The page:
While Iran has been quiet over the recent weeks, the potential for incidents in the Middle East that impact oil production, refining, or logistical routes remains high. Any surprises from the region could cause short-term price volatility to the upside in the oil future markets. Brent crude oil is likely to be impacted the most as it is the benchmark for the energy commodity from the area of the world that is home to over 50% of the world’s petroleum reserves.
In natural gas, the price recovered from the recent higher low, as we had expected. Support for the December futures contract is now at the $2.388 level on a short-term basis.
As the forward curve over the coming months shows, the peak price for this coming winter was at $2.724 in January, which was 19.2 cents per MMBtu higher than last week. I am sitting on positions in December through February call options with strike prices from the $2.70-$3.00 per MMBtu levels, and I am trading the GASL product from the long side. My stops and profit levels on GASL will be tight, given the volatile nature of the product. I will take profits on rallies and trade around the current long position over the coming week.
I have been tracking the price action in BG shares. Since October 9, the price of BG shares moved 1.34% higher to $56.19 per share on October 29. We are working a stop on close in BG at $49.49 per share on the downside. Our average cost of the shares is at $54.82. I will continue to post weekly updates on this position.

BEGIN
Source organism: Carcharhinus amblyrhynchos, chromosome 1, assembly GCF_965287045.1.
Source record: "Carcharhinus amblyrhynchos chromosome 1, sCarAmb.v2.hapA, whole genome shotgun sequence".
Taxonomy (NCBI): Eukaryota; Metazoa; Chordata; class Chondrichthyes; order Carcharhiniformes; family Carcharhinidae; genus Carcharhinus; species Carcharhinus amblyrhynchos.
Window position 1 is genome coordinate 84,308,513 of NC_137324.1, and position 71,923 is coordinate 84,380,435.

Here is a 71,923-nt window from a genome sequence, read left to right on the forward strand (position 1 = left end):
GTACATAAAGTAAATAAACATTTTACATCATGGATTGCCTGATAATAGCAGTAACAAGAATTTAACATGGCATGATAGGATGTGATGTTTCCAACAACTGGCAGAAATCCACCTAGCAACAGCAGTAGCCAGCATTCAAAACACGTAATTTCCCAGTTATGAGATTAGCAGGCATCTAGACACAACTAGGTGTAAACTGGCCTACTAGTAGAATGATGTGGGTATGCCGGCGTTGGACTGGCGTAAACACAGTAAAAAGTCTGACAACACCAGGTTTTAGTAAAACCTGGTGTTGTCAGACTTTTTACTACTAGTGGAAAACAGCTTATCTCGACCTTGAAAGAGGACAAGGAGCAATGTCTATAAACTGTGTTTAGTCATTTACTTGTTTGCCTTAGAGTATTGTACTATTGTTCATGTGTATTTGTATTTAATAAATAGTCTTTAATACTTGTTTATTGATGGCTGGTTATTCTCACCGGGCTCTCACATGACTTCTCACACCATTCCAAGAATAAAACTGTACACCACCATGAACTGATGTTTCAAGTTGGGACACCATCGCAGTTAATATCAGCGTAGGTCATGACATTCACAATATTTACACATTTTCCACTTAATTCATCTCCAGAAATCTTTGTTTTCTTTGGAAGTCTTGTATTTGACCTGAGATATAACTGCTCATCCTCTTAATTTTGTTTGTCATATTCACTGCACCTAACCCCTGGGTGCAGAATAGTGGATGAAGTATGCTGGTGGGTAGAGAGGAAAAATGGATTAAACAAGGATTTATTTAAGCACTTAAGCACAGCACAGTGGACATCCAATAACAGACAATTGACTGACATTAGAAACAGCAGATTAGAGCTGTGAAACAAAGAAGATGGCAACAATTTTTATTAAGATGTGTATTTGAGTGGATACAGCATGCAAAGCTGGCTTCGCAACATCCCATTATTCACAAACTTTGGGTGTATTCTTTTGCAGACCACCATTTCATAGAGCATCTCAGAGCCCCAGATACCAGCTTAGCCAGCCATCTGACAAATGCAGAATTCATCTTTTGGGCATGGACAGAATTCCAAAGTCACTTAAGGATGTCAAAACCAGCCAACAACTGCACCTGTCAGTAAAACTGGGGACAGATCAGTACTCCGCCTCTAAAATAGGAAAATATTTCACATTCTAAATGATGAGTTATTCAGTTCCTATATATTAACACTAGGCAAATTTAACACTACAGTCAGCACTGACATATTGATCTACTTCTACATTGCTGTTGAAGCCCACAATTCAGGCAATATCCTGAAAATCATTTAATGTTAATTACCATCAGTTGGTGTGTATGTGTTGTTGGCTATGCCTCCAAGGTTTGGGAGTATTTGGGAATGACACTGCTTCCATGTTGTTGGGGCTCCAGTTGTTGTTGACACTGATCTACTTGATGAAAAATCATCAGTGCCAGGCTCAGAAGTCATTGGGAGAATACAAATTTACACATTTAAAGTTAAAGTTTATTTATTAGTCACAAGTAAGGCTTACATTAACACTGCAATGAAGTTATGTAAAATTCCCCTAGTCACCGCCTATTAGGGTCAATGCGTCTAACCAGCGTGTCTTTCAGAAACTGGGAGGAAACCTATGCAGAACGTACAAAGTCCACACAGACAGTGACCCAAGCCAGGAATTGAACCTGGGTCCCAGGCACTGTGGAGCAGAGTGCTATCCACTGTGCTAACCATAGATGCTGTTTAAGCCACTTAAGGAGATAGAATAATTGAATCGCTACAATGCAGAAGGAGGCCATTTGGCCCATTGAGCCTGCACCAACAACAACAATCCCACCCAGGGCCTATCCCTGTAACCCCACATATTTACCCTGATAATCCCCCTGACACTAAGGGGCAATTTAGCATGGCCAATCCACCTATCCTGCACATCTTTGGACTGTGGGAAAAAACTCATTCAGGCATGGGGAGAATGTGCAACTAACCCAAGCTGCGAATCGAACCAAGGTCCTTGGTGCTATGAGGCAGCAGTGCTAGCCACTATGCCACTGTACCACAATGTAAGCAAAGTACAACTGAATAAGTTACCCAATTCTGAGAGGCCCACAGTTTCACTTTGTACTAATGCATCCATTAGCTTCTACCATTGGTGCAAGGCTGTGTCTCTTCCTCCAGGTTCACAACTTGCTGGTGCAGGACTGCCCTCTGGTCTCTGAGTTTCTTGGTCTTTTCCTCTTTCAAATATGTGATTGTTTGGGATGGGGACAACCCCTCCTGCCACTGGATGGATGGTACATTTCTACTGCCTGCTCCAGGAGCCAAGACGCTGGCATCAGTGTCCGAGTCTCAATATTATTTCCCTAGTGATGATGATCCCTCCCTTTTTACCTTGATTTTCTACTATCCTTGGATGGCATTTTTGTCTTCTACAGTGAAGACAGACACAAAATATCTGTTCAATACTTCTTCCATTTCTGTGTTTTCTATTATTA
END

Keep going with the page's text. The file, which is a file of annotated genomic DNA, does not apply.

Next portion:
Aside from rig count, inventories, and trade, the Middle East remains on the center of the stage in the oil market. The potential for more incidents will keep a bid under the price of oil. While Iran is supportive when it comes to the supply side of the oil market, the US-Chinese trade war will impact the demand side. Recent progress towards a trade deal should improve economic conditions, which is bullish. However, the slowest Chinese GDP growth since 1992 continues to highlight how the trade war is weighing on China’s economy. I have been taking profits quickly and stopping losses looking for a 1:2 risk-reward ratio on forays into the crude oil futures market. UCO and SCO products can be helpful for those who do not trade futures. I will continue to favor the long side of the market in crude oil and natural gas over the coming week. Crude oil was near the bottom end of its trading range, and it bounced. I will move to the sidelines on any move below the $50 level in November futures. Nothing has changed when it comes to my opinion of the crude oil market over the past week. Meanwhile, we could see price volatility increase going into the early December OPEC meeting, which is only one month away.